The Great American Songbook of country music is a vast terrain to cherish and celebrate. So vast, in fact, that to narrow it down into one playlist of favorite “picks” is an incredible challenge! That said, I’m sharing here a selection of songs that are some of my all-time favorite lyrics and melodies. (The kind of songs you’d take with you to a desert island.) When you look through this list, it is no doubt that you’ll agree: each one of these songs rightly deserves its space in the pages of 20th century American music history for the mark the songwriters and the musical icons performing them have made. The generations these songs have touched (and hopefully will continue to touch)… the audiences moved by performances, in some cases to tears… all from the impact of a single song. Amazing!
As I hope to do with my Songbook series of recordings, my artistic path honors these songwriters and musical icons in reimagining these songs in a new way, offering an inspired interpretation of some of these classic songs (as you’ll see below). I hope you enjoy a slice of what I like to call “My American Songbook.” — Staci Griesbach
Dolly Parton – “Coat of Many Colors”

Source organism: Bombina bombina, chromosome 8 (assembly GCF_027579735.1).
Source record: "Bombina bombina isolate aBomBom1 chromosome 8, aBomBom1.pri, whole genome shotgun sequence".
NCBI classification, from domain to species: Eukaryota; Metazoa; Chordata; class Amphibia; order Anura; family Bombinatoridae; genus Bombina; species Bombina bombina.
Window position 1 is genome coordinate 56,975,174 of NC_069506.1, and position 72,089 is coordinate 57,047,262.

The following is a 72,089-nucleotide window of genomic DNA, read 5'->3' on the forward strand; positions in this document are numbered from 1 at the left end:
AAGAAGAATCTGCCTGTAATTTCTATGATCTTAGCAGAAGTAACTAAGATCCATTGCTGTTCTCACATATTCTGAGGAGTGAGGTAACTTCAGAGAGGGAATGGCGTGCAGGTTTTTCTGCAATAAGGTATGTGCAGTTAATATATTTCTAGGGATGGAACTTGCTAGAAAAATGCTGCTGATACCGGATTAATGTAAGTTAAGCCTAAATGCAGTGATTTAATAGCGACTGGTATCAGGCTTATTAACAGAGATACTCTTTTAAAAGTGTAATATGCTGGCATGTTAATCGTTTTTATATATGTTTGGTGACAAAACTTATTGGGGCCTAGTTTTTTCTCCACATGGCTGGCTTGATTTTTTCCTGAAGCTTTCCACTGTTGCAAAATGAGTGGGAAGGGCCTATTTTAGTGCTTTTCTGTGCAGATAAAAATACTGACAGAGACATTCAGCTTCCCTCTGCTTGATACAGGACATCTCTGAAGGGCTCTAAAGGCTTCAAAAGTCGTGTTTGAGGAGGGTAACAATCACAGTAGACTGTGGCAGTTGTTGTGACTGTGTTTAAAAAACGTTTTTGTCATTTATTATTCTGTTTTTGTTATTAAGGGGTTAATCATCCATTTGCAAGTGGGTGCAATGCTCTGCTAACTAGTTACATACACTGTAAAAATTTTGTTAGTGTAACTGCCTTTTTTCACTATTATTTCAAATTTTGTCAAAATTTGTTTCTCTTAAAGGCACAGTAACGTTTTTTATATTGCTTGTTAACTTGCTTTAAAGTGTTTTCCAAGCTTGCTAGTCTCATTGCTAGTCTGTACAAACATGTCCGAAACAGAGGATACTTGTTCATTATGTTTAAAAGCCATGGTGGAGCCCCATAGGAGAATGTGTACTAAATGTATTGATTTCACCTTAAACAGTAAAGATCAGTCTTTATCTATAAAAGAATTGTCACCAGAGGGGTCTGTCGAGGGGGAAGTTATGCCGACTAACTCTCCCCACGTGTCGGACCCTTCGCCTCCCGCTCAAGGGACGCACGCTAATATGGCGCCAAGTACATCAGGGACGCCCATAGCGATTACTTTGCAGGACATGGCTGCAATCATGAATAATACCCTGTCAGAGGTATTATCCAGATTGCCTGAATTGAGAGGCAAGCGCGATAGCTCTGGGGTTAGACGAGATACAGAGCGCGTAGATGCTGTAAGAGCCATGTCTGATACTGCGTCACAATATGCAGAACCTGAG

Dolly Parton’s “Coat of Many Colors” celebrates its 50th anniversary in 2021, and in my mind, there may be no more perfect storytelling song with a purpose in all of country music. Through the lyrics, Dolly approaches some important underlying themes in her message with this song. From humble beginnings to the love of a mother to encouraging self-talk and faith to the discussion of bullying, this song is so inspiring no matter where you live or what your upbringing was like. Coupled with her incredible human compassion and all she does with her celebrity to make the world a better place, Parton continues to be awesomely inspiring. For my interpretation, we played up the whimsical nature with the Joseph and the Amazing Technicolor Dreamcoat reference to also celebrate Dolly’s immense talent in the Broadway space. Fun fact: I was once “Narrator” in the musical production, so there’s a special sort of kismet connection!